Function unit interfaces follow a certain de facto standard in TCE. Here is an example of a such interface:
entity fu_add_sub_eq_gt_always_1 is generic ( dataw : integer := 32; busw : integer := 32); port ( -- trigger port / operand2 input port t1data : in std_logic_vector (dataw-1 downto 0); t1opcode : in std_logic_vector (1 downto 0); t1load : in std_logic; -- operand1 input port o1data : in std_logic_vector (dataw-1 downto 0); o1load : in std_logic; -- result output port r1data : out std_logic_vector (busw-1 downto 0); -- control signals glock : in std_logic; rstx : in std_logic; clk : in std_logic); end fu_add_sub_eq_gt_always_1;
As you can see the actual implementation interface has more inputs/outputs than the architecture model of a FU. Architecture input ports are called o1data and t1data and the output port is called r1data. In addition there are load ports, operation code port and some control signals.
It is good practice to use (integer) generics for the port widths in the data I/O ports. This makes the managing of Hardware Database (HDB) easier because you can use the name of the generic to define port width formulas instead of using magic numbers. Whether the value of a generic is constant or parametrizable depends on how you define it in the HDB. In the example entity declaration we have used two different generics, data width (dataw) and bus width (busw). The input data ports depend on the dataw and the output port is defined using busw. You can also use only one generic but with 2 generics you can define different widths for input and output data if needed.
The names you set for the ports in VHDL code is up to you. When you define an FU implementation in HDB you'll have to do port mapping where you map the VHDL implementation names to the HDB counterparts. I strongly recommend to use a consistent naming convention to avoid confusion. HDBEditor prefills the common control signal dialog fields with the defacto standard names. If you use your own naming style for the ports I still recommend to use the standard names for control signals which are used in the example above (glock = Global Lock, rstx = reset (x stands for active low), clk = clock).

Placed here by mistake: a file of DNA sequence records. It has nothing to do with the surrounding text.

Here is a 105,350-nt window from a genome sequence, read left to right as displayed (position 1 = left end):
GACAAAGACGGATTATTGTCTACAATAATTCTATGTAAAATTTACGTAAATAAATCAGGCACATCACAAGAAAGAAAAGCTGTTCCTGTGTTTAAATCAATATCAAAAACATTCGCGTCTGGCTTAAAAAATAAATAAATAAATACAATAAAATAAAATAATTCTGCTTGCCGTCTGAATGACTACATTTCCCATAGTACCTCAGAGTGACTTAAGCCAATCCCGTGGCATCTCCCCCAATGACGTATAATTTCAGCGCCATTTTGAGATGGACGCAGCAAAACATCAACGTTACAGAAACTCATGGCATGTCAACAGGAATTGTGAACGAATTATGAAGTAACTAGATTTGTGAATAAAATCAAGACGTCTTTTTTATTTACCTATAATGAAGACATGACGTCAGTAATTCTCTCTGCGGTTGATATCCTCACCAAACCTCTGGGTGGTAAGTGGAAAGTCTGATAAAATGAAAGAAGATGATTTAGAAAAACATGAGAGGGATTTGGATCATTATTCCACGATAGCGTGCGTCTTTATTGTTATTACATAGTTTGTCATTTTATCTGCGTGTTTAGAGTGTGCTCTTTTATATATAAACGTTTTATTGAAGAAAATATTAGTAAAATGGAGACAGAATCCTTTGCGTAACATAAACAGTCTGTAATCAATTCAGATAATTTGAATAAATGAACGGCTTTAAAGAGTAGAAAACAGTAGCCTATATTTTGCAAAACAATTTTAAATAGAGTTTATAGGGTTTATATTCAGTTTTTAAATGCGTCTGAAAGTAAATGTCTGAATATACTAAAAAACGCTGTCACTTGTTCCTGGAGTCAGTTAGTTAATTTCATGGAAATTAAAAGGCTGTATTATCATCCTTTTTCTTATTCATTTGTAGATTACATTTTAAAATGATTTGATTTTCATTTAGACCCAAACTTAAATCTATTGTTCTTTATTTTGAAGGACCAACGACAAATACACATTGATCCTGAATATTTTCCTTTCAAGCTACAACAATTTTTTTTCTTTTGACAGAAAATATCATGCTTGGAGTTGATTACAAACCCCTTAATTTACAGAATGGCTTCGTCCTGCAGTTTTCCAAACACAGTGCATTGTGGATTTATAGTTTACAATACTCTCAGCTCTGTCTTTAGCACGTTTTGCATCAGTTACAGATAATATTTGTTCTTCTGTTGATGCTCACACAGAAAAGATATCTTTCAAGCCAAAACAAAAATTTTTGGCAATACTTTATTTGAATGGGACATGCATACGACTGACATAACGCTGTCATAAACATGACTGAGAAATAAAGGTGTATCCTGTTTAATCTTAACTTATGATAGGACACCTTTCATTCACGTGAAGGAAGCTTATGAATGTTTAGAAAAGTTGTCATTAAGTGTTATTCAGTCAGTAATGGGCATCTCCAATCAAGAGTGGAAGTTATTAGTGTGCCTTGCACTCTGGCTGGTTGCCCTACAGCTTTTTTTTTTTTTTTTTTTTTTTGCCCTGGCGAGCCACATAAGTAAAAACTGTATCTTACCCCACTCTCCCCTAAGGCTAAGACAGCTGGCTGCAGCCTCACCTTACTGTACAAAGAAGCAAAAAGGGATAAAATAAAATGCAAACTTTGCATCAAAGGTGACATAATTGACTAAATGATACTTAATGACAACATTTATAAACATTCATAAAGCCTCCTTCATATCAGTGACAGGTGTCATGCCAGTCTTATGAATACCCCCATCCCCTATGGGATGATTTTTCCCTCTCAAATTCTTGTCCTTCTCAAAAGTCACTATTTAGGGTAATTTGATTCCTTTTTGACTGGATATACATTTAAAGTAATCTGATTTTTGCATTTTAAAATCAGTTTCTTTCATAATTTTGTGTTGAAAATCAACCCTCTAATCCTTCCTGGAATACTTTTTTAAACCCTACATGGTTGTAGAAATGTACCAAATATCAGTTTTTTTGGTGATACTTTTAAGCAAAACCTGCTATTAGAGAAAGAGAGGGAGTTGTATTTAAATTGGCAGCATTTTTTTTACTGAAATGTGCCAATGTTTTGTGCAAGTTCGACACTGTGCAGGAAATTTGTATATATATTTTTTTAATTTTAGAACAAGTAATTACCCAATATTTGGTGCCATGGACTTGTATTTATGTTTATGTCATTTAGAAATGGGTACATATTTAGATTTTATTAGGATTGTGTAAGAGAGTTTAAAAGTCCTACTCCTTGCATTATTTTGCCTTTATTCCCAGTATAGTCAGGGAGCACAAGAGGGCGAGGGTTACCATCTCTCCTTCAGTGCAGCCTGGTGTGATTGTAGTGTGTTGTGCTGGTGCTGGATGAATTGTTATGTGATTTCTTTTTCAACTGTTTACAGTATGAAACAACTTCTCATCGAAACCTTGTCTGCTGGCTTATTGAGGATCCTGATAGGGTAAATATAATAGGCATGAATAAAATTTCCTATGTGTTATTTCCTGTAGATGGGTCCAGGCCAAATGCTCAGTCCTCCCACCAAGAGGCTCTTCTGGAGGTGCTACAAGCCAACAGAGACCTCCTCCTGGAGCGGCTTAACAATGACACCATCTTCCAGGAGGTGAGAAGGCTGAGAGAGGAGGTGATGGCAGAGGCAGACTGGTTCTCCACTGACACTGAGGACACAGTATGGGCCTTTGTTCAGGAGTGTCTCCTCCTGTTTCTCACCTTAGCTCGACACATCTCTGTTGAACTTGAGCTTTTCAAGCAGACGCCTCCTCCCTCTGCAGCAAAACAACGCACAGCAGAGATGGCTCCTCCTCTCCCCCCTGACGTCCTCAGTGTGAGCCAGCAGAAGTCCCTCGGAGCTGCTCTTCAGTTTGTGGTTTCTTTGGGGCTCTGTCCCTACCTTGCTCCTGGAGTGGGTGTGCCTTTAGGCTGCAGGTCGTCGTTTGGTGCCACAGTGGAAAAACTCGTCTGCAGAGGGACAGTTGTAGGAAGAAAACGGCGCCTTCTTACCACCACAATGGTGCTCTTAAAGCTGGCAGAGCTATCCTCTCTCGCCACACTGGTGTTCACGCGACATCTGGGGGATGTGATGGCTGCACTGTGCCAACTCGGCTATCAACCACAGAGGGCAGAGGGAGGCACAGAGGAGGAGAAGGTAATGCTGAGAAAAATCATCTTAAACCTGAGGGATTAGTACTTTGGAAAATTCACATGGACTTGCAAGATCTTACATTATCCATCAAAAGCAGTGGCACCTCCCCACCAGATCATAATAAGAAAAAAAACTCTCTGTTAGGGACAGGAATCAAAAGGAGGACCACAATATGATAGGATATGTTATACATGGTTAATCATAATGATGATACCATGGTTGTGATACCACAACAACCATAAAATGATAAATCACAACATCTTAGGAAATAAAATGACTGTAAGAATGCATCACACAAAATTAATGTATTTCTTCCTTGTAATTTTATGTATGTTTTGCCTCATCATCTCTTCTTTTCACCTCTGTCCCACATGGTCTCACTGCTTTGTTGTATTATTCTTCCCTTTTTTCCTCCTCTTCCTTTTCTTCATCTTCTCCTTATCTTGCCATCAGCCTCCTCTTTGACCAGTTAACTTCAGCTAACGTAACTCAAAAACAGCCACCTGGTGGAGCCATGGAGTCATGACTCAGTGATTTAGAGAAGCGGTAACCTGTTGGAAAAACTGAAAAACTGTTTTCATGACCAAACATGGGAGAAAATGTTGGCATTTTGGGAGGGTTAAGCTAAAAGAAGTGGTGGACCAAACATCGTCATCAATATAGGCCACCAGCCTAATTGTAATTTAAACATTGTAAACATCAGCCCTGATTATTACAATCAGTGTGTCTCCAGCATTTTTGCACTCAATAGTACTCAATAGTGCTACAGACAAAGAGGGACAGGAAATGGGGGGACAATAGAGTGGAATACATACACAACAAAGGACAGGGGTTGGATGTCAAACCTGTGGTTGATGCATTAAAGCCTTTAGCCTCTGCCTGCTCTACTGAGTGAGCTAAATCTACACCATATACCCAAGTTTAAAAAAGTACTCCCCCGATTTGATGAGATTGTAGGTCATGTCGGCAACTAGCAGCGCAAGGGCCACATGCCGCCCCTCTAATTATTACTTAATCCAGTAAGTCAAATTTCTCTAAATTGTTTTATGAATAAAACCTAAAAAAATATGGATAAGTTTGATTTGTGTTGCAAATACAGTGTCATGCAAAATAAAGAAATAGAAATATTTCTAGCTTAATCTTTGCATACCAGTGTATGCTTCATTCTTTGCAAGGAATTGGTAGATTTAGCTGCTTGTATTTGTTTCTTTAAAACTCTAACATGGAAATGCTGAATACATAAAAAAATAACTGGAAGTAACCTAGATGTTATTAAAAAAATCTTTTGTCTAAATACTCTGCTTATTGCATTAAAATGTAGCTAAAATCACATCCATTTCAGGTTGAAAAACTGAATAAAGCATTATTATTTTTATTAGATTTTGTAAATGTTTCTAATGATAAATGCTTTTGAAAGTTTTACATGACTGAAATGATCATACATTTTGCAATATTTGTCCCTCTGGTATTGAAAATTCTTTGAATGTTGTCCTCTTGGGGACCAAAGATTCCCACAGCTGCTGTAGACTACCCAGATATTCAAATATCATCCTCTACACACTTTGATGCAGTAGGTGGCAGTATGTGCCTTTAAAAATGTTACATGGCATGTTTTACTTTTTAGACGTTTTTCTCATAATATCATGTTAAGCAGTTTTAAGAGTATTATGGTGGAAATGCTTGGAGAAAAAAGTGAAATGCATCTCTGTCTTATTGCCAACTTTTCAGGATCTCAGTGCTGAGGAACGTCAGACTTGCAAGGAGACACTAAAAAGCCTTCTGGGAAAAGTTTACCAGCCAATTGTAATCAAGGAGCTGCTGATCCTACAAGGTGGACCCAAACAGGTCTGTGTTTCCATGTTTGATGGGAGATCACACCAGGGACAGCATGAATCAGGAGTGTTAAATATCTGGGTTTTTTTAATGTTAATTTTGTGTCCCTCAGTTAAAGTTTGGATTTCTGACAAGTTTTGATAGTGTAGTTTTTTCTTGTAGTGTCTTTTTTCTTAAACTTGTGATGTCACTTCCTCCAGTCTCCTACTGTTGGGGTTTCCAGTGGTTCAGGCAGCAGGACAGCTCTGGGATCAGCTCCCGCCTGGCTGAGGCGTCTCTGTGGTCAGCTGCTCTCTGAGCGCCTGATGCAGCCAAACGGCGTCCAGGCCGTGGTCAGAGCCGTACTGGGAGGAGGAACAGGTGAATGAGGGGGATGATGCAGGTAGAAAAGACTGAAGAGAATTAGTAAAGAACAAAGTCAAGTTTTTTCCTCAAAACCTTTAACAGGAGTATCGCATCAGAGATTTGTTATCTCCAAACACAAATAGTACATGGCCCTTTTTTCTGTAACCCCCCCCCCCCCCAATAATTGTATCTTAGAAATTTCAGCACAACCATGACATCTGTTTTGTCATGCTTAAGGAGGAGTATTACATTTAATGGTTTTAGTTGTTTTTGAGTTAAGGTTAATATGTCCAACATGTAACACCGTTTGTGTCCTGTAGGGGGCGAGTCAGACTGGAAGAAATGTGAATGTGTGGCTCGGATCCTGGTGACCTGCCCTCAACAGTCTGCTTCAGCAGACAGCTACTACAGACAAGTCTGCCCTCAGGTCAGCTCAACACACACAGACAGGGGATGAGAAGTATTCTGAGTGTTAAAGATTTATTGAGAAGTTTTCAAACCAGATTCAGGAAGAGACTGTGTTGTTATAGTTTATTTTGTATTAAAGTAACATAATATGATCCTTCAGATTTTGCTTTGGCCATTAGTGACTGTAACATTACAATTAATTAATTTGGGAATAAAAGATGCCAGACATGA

The input ports have also load ports. The load signal is active high when the input value of an input port is valid and should be read (most probably to a register inside the FU). If the input port is also a trigger port the operation should be initiated.
If the FU has multiple operations there is also an operation code port in the interface. Opcode port is usually bound to the trigger port because operations have at least one input. And if you wish to initiate an operation with one input operand, the operand has to be written to the trigger port. Operation codes also have to be declared in HDB.
FUs can also have ports connecting to the external of the TTA processor core. They are declared like any other ports in the entity declaration but these ports must be defined as external in HDB.
See the TCE Tour-tutorial (Section 3.1) for an example how to add an FU implementation to hdb.
|Operation name||Operation code|
HDBEditor and Processor Generator will issue a warning message if this guideline is not used in operation code numbering. Currently other numbering conventions can still be used but the support might be dropped in future versions of TCE. In order to ensure compatibility it is recommended that you use this new convention.
t1datafor the triggering input port and
o1data, o2data ...etc. for the rest of input operands. Output port is usually called
Use generics when you define widths for these ports.
t1loadand o1data is
t1opcodeand it is bound to the trigger port.
clk is the most obvious, it is the clock signal
rstx is active low reset (x stands for active low)
glock is a Global Lock signal. For example if the global control unit
(GCU) issues global lock the ongoing operation should freeze and wait for
the global lock signal to become inactive before resuming execution.
glock_r is global lock request. Rarely used in normal function units.
It can be used to request global lock state, for example, in case the
result does not arrive in the time set by the static latency of the
A common example using this signal is a load-store unit of which memory latency is sometimes larger than the static latency informed to the compiler due to dynamic behavior of the memory system. In that case, a global lock is requested after the static number of cycles has passed and the data has not arrived to the load-store-unit from the memory system.
Currently there is only one reserved keyword in generic definitions and it is
addrw. This keyword is used in load-store units to define trigger
port's width according to the data address space width. Processor Generator
identifies this keyword and defines the port width from the data address space
assigned to the LSU in the ADF.
Pekka Jääskeläinen 2016-11-24